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In a 2-1 decision on June 10, 2020, a 7th Circuit panel upheld a decision that would temporarily block the Trump administration from enforcing its public charge immigration rule in Illinois, subject to anticipated Supreme Court review. The rule creates a barrier for immigrants seeking visas or green cards if they rely on public benefits like Medicaid, food stamps or housing vouchers.

Cook County, Illinois, represented by David Morrison, Steven Levy and A. Colin Wexler of Goldberg Kohn Ltd., and Lauren Miller and Jessica Scheller of the Cook County State's Attorney's Office, sued the Department of Homeland Security and U.S. Citizenship and Immigration Services asserting that the rule is discriminatory and arbitrary, and overburdens county services by causing immigrants fearing deportation to forgo critical services like emergency medical care.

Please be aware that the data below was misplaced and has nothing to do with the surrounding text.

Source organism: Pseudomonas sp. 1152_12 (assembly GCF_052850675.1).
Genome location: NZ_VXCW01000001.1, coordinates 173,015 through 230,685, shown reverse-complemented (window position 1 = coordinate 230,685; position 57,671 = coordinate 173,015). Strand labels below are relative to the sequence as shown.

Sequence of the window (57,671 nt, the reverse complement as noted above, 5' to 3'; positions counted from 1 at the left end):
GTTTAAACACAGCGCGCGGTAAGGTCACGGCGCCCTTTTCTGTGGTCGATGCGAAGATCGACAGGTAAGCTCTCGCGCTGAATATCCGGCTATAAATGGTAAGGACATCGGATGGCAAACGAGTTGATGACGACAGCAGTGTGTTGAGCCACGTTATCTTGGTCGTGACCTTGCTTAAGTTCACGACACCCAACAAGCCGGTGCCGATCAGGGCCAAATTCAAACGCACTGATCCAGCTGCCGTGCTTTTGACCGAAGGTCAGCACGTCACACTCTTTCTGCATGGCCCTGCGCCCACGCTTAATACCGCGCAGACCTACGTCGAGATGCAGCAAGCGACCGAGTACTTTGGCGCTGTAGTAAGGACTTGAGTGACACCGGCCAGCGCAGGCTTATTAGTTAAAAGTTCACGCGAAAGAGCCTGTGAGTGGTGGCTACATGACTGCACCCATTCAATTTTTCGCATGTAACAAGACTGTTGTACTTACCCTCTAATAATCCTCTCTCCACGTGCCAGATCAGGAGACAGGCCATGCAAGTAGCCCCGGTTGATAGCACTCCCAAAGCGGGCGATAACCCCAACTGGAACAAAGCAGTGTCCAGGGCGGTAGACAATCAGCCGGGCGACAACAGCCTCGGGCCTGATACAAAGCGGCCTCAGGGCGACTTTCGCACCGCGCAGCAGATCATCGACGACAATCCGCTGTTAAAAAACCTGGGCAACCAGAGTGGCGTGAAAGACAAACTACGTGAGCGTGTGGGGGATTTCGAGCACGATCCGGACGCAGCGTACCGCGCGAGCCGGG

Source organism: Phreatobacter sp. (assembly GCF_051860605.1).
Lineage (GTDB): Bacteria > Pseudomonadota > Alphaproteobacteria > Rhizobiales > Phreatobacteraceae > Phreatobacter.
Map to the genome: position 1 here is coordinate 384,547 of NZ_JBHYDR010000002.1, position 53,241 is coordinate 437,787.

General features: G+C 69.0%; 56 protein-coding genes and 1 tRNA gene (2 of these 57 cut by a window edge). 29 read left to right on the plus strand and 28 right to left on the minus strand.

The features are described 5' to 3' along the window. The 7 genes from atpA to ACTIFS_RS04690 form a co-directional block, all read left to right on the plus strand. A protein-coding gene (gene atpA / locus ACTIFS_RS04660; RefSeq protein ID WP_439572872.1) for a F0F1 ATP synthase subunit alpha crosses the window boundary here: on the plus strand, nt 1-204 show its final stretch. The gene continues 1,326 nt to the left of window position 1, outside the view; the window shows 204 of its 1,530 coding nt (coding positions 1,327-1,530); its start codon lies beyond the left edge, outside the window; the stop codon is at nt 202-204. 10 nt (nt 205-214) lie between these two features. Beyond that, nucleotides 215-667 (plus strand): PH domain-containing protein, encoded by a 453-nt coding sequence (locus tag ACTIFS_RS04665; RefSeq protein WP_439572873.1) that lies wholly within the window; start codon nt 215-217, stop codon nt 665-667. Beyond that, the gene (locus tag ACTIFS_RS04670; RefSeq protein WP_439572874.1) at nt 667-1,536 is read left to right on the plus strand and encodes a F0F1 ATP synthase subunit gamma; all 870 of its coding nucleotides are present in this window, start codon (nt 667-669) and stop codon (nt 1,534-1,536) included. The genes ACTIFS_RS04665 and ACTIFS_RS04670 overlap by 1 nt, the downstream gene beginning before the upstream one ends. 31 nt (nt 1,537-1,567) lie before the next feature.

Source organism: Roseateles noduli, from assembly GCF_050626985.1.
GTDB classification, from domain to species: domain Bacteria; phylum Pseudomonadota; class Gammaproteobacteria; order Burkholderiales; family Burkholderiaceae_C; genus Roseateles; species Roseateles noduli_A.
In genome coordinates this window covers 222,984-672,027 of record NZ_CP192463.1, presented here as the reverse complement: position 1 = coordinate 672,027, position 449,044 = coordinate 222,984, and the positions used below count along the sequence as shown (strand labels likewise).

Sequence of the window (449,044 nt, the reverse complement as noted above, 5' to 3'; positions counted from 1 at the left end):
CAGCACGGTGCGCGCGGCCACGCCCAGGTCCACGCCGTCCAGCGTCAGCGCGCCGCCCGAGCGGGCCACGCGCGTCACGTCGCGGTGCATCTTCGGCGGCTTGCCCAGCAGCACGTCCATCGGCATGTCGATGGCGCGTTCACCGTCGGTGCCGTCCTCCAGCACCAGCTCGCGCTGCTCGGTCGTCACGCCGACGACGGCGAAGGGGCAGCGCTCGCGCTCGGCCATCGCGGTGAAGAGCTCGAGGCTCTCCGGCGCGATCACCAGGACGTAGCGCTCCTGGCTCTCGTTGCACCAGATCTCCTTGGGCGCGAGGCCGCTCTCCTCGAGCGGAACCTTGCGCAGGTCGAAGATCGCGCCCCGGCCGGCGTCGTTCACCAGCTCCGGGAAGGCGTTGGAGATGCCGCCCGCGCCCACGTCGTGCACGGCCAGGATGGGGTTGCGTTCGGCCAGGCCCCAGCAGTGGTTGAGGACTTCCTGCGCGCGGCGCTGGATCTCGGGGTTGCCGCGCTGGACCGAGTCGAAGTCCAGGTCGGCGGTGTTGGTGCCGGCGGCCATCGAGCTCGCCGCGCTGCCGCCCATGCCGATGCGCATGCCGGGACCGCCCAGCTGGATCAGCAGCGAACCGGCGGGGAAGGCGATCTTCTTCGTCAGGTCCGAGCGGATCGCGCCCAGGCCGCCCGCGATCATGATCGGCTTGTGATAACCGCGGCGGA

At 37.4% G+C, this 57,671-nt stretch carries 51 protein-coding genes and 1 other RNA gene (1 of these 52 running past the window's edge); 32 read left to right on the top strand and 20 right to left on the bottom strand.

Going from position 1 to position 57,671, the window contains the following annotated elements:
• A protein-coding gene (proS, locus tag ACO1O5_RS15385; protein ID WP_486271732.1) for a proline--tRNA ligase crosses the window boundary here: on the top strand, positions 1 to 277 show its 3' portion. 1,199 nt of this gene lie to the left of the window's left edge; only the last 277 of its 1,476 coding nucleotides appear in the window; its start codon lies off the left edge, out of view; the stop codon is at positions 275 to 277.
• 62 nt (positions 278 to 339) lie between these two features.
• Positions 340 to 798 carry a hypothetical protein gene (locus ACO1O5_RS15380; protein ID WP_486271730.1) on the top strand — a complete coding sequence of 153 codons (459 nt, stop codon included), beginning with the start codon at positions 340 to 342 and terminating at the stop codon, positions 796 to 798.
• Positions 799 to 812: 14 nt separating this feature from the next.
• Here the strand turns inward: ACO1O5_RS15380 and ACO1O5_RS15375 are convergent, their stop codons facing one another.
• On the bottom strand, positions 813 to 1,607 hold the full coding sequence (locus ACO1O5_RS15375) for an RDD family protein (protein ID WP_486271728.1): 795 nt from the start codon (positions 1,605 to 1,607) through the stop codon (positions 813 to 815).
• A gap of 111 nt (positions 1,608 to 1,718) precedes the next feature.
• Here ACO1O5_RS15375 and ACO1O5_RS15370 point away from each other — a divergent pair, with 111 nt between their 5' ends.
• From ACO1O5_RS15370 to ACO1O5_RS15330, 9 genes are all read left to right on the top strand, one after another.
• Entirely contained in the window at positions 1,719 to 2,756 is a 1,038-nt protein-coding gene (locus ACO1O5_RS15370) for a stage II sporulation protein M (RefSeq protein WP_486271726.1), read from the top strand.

Goldberg Kohn's Mr. Morrison argued the case for Cook County before a three-judge panel. In the majority opinion in favor of Cook County, U.S. Circuit Judge Diane Wood, adopting Mr. Morrison's argument, held that “[i]n our view, Cook County has shown that it is likely to suffer (and has already begun to suffer) irreparable harm caused by the rule,” emphasizing that "one need only consider the current outbreak of COVID-19 – a pandemic that does not respect the differences between citizens and noncitizens," to appreciate the predictable "chilling effect" the rule will have on Cook County's legal immigrant population and their families. 

Coverage of the case can be found here:

CourthouseNews: 7th Circuit Blocks Feds From Enforcing Public-Charge Immigration Rule in Illinois

Law360: Split 7th Circ. OKs Pause On Public Charge Rule In Ill.

ChicagoDailyLawBulletin: Cook Co. wins round in ‘public charge’ fight